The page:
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In her elegant new collection, Ozick (Heir to the Glimmering World) examines with characteristic humor the passions that motivate the human heart and the human foibles that often lead to self-deception and misery. In the wonderfully witty and biting opening novella, "Dictation," Miss Bosanquet and Miss Hallowes, the respective amanuenses of Henry James and Jospeh Conrad at the height of their careers, concoct a marvelous scheme to write themselves into posterity. This novella alone is worth the price of the book for its detailed portrayals of characters and its careful construction of story. "Actors" follows the fortunes of Matt Sorley as he searches for work in New York and eventually is tapped to play Lear in an adaptation of the play that features Lear as a Jewish emigrant. Sorley's production is interrupted by a real Lear-an elderly and quite mad Jewish actor who had performed this role originally many years ago. In "At Fumicaro," an art critic attempts to marry his Italian maid only to realize that she has strung him along to rob him. Finally, in "What Happened to the Baby?" a young girl rehearses the story of her uncle's infidelity and her aunt's Medea-like revenge. Ozick is at the top of her form in these splendid stories, and every library will want a copy. Highly recommended. [Previewed in Prepub Alert, LJ 2/15/07.]-Henry L. Carrigan Jr., Evanston, IL Copyright 2008 Reed Business Information.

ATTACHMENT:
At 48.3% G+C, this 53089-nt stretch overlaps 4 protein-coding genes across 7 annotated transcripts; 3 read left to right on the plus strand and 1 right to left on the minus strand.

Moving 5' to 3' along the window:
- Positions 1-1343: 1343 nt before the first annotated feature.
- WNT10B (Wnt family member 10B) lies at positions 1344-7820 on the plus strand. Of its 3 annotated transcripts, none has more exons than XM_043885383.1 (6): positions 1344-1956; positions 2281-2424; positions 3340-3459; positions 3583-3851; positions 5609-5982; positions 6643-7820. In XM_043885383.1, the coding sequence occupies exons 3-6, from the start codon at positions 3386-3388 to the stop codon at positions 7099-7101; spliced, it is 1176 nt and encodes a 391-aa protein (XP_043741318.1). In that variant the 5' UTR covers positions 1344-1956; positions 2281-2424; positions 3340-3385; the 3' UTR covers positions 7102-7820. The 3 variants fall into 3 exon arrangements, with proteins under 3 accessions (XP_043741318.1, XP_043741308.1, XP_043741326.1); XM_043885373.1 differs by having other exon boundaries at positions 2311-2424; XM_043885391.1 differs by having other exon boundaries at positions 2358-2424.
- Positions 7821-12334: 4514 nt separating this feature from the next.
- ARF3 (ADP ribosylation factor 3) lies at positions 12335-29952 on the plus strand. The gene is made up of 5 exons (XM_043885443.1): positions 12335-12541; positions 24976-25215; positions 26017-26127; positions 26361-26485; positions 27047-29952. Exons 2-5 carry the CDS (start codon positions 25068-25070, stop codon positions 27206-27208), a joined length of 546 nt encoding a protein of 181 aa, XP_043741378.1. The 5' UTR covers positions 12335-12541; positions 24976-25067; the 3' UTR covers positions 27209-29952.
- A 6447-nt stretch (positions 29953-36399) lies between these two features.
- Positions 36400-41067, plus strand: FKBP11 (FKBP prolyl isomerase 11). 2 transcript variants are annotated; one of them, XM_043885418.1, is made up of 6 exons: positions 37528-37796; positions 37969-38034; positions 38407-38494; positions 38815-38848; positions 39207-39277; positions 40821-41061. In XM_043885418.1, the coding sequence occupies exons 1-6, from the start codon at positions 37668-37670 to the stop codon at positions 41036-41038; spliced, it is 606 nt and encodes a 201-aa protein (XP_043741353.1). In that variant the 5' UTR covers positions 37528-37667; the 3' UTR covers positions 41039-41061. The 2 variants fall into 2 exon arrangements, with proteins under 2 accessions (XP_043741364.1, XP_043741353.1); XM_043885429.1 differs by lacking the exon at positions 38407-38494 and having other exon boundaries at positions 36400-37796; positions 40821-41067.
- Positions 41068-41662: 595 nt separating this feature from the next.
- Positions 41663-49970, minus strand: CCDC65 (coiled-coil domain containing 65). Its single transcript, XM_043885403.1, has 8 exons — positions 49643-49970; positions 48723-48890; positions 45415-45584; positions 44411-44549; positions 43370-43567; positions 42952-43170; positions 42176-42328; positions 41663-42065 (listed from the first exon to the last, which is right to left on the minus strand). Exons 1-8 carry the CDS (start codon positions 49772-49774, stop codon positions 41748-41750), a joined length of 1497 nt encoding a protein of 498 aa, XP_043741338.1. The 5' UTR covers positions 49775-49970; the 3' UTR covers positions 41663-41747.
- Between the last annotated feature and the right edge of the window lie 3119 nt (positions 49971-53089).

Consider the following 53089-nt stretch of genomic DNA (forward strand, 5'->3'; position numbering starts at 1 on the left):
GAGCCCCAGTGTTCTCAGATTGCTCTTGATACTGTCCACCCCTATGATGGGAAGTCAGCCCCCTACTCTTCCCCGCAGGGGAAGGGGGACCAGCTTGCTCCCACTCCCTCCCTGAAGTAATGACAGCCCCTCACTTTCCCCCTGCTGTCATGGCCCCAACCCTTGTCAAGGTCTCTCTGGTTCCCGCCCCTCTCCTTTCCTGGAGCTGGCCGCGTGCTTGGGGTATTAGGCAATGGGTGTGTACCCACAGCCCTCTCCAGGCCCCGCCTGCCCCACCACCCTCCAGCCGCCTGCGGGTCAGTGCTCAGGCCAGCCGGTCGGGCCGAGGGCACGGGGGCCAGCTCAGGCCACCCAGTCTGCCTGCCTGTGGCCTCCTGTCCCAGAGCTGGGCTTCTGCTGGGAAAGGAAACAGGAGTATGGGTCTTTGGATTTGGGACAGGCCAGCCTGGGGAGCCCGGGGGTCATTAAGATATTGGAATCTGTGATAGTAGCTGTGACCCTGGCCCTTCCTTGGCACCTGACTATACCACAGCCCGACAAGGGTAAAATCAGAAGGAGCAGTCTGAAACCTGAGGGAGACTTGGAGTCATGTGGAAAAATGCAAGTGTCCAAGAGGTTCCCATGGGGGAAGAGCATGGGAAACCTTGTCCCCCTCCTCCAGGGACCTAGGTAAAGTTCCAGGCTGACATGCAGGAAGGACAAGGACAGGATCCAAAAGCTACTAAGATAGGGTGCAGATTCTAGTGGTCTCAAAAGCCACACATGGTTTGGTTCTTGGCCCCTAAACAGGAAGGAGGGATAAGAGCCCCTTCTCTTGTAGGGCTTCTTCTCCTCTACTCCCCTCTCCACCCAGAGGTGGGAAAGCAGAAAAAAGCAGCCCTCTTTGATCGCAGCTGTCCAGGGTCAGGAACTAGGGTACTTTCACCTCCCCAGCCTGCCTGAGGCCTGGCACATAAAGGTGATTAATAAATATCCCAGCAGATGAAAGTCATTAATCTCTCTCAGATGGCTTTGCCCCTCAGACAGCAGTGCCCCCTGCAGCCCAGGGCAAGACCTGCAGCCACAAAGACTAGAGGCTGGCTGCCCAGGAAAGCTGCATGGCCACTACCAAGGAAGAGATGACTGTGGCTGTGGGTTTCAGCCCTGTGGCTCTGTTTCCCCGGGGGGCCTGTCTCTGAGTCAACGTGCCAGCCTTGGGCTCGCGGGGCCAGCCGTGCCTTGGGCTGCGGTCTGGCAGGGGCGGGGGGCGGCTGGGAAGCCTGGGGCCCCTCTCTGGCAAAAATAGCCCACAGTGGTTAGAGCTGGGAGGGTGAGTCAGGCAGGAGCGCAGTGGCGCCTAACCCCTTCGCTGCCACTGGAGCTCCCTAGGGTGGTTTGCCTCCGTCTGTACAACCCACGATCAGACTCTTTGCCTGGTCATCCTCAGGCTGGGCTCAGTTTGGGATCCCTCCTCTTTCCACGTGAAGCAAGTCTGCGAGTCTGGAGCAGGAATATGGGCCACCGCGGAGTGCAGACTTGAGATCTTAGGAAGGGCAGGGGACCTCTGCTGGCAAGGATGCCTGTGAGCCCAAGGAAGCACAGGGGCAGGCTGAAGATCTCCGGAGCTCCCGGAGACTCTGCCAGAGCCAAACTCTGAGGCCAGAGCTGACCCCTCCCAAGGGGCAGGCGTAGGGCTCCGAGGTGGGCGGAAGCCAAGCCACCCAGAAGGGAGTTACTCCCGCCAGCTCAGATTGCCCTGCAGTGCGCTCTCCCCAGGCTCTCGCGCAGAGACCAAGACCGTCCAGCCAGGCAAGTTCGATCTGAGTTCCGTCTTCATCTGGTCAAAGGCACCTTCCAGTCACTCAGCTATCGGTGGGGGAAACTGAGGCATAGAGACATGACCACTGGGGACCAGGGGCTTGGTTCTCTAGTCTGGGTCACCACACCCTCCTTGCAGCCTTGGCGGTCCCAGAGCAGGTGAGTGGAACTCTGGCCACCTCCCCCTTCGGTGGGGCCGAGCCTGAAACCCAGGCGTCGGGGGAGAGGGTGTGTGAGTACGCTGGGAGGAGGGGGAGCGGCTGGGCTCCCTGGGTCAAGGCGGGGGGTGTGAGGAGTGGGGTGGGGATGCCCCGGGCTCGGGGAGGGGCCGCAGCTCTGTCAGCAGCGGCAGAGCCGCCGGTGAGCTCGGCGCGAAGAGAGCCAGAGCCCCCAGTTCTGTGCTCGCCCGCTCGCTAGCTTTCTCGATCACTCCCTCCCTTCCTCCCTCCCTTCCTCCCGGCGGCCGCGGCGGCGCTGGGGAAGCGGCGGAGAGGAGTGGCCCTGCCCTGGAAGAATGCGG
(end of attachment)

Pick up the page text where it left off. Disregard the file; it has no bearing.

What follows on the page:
A carefully honed, sharply intelligent new collection of four stories shows Ozick (The Heir to the Glimmering World) at the height of her stylistic powers. The title story, by far the strongest tale, follows the female secretaries of Henry James and Joseph Conrad, both of whom take dictation from the two egoist titans. When the authors meet in London, their two amanuenses collude to make their own mark on their masters' work; in so doing, they exalt, with an undeniably sexual glee, that they will thus attain immortality. "Actors" looks on wryly as TV character actor Matt Sorley, ne Mose Sadacca and nearing 60, reluctantly takes a role that will either cap his career or defeat him. "At Fumicaro" follows an American Catholic literary critic in Mussolini's Italy as he falls head over heels in love with a pregnant 16-year-old peasant girl: "She was more hospitable to God than anyone who hoped to find God in books." The exuberant "What Happened to the Baby?" follows a young college student and her eccentric Esperanto-spouting uncle to his mid-20th-century meetings of the League for a Unified Humanity. Ozick's stories ingeniously put scholarship in the service of human flowerings. (Apr.) Copyright 2008 Reed Business Information.